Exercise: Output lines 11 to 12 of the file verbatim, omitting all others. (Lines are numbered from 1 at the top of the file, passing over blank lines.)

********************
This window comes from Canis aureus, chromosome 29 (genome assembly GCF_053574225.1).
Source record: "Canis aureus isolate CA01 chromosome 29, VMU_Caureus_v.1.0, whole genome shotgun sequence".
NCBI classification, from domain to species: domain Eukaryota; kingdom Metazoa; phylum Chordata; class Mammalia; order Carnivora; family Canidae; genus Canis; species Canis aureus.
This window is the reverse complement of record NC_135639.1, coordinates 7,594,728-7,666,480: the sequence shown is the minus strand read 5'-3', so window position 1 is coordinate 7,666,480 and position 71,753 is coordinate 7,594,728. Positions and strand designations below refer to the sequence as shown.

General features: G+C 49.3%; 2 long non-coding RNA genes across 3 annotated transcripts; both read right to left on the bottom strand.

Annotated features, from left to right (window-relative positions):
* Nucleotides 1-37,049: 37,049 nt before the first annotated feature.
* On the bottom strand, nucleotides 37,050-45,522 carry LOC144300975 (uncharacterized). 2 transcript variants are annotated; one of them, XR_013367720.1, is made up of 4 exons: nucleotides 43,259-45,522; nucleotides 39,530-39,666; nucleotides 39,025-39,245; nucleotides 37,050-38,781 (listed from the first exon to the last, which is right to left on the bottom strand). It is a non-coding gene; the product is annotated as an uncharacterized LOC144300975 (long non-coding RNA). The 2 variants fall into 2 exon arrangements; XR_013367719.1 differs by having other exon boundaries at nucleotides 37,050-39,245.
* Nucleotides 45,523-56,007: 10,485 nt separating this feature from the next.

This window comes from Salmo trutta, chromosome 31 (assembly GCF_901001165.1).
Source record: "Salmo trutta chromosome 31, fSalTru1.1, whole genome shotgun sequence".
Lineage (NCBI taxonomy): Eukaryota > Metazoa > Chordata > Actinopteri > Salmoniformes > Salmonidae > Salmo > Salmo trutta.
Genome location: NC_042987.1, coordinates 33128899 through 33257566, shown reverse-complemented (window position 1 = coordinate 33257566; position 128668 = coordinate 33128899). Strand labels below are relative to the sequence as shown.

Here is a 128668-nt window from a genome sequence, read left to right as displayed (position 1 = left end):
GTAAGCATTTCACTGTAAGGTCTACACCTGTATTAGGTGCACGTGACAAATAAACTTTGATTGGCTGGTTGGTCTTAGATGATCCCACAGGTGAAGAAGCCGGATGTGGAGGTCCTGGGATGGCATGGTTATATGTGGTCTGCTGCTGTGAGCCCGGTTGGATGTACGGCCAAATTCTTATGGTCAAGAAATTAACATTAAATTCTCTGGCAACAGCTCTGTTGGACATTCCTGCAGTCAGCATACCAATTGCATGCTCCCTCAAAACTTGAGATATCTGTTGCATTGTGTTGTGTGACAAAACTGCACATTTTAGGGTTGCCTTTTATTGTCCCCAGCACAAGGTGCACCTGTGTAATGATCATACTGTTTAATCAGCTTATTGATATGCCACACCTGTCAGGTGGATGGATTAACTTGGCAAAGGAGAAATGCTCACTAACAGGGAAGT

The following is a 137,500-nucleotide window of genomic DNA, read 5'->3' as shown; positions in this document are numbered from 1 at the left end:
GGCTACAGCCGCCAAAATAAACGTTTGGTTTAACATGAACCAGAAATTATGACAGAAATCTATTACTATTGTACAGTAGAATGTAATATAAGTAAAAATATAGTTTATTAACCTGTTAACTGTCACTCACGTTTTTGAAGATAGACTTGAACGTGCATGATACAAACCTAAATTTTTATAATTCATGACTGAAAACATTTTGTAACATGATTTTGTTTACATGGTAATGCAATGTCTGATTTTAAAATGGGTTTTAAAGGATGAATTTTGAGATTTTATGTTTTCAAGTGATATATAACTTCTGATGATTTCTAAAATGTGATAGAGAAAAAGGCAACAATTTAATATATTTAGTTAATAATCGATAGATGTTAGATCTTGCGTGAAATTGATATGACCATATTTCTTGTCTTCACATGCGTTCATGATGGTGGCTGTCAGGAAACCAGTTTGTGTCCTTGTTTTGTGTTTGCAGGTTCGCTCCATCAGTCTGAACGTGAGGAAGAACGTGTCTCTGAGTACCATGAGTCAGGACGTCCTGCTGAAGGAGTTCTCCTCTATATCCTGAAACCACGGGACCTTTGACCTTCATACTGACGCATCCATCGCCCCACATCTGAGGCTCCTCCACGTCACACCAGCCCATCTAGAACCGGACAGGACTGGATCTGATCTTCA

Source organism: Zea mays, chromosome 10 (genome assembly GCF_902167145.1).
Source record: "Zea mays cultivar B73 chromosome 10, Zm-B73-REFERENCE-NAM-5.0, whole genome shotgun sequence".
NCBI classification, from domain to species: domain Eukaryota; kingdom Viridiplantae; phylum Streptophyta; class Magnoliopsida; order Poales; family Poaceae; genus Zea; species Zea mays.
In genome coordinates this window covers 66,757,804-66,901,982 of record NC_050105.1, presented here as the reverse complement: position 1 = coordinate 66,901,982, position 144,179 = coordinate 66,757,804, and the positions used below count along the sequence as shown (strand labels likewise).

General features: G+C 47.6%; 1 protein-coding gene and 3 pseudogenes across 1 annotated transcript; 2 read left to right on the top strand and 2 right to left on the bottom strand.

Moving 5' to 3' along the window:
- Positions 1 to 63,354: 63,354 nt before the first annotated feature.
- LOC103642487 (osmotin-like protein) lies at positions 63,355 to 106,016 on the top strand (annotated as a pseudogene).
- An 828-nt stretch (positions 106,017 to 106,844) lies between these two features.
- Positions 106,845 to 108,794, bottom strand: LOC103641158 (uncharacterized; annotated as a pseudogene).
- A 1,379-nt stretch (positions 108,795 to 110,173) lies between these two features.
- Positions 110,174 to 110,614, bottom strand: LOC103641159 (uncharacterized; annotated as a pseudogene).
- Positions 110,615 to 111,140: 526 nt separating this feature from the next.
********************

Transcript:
Source record: "Salmo trutta chromosome 31, fSalTru1.1, whole genome shotgun sequence".
Lineage (NCBI taxonomy): Eukaryota > Metazoa > Chordata > Actinopteri > Salmoniformes > Salmonidae > Salmo > Salmo trutta.